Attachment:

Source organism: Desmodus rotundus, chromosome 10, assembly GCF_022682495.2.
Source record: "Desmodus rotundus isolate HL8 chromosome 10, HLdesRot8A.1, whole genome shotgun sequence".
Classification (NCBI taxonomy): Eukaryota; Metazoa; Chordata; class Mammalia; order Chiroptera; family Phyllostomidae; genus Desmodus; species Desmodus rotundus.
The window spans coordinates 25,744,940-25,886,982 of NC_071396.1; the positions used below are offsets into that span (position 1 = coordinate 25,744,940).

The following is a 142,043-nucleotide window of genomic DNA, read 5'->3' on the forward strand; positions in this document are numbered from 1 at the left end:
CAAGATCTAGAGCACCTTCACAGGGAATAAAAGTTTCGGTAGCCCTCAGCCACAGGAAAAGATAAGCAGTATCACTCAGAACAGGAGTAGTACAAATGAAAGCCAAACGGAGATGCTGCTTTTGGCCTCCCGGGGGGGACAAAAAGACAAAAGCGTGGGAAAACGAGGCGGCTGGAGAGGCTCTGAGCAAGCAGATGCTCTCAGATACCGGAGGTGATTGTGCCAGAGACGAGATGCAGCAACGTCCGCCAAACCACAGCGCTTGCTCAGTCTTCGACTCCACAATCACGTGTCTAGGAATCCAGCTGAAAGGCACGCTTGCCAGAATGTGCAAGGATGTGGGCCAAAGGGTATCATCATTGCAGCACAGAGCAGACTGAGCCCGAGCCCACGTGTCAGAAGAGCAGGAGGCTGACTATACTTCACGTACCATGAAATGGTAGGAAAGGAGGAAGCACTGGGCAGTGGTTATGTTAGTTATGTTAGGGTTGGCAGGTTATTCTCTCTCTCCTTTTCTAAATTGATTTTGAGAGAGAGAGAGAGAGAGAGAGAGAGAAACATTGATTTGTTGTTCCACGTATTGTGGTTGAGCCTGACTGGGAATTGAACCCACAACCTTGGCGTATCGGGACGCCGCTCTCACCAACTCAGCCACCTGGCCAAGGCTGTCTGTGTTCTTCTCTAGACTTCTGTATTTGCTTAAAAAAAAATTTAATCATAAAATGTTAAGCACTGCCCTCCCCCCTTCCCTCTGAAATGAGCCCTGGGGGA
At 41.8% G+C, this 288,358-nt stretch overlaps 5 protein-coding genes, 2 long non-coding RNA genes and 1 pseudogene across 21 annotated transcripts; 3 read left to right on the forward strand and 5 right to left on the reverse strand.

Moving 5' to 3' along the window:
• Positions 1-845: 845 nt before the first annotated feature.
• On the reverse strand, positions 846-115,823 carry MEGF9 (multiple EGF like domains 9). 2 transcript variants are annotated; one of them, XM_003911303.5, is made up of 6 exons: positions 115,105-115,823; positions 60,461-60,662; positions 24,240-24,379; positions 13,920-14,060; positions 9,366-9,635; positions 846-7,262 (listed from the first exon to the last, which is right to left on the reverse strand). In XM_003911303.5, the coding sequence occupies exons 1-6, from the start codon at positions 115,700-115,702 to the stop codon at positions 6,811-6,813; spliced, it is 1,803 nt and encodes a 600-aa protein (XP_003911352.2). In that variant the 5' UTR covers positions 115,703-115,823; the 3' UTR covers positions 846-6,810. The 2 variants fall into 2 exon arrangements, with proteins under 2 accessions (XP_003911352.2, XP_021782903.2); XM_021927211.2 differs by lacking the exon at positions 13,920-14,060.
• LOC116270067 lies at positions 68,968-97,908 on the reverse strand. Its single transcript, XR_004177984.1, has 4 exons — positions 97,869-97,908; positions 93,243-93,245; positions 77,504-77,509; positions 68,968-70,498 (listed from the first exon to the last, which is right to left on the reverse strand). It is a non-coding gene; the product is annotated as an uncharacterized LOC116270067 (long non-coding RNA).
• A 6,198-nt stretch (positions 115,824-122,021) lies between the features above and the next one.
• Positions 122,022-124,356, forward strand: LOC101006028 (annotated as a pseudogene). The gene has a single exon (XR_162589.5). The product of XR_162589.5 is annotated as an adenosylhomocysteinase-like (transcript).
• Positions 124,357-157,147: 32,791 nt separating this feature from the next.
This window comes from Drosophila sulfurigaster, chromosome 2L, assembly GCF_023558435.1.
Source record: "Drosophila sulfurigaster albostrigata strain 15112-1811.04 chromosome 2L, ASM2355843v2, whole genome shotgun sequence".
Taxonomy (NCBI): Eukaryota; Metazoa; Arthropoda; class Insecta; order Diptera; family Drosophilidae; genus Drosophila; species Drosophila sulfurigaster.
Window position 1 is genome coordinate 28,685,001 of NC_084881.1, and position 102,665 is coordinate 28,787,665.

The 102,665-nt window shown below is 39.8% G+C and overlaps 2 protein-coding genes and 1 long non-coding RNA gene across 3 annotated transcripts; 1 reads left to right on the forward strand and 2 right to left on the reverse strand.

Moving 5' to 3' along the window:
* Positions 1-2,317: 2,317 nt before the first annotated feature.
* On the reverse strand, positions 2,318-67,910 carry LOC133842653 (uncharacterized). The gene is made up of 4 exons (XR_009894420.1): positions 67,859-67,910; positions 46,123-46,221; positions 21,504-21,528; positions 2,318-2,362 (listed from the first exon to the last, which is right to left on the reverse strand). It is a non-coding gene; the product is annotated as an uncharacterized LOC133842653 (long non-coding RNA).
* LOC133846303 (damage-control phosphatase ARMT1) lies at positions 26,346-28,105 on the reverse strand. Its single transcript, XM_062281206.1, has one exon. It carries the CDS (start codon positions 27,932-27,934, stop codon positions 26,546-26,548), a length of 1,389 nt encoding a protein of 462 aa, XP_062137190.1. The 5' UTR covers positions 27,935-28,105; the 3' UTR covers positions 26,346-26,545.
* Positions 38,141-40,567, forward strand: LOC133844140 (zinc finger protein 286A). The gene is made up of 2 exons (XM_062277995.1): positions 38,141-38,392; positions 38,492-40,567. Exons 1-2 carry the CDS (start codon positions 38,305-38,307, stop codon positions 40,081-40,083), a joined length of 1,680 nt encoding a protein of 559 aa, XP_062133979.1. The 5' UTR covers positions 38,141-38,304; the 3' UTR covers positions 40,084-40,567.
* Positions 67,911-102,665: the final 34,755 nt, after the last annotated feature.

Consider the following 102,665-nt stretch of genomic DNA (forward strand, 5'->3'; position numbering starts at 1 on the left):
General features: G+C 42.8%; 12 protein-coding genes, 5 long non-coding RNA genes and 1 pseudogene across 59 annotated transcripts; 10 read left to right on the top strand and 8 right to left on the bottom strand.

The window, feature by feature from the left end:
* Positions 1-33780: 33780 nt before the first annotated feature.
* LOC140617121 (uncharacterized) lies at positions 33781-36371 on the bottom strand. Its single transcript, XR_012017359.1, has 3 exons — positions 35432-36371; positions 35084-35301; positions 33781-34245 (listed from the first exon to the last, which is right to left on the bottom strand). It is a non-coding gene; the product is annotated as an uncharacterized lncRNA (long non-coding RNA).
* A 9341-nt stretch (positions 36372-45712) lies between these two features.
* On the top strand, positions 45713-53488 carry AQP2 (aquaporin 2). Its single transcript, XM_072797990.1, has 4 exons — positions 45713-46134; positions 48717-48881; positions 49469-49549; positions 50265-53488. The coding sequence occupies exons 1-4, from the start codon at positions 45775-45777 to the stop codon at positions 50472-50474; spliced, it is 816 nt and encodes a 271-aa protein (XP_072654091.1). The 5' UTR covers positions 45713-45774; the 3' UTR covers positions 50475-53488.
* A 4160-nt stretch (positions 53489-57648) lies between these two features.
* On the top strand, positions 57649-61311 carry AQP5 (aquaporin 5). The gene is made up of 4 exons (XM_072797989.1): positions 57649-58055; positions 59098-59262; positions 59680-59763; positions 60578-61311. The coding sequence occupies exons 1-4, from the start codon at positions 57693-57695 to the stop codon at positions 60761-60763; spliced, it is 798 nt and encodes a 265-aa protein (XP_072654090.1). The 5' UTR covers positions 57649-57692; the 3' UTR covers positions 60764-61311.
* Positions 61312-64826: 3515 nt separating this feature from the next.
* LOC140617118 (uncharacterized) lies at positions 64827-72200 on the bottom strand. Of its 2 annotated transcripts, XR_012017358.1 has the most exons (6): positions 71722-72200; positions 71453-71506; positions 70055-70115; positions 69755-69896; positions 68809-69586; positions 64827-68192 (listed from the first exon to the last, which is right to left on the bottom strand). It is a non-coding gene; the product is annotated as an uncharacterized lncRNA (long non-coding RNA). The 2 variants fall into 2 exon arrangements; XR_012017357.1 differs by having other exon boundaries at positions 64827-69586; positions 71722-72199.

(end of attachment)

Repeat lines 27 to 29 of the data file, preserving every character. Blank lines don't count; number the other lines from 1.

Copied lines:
General features: G+C 42.8%; 12 protein-coding genes, 5 long non-coding RNA genes and 1 pseudogene across 59 annotated transcripts; 10 read left to right on the top strand and 8 right to left on the bottom strand.

The window, feature by feature from the left end:
* Positions 1-33780: 33780 nt before the first annotated feature.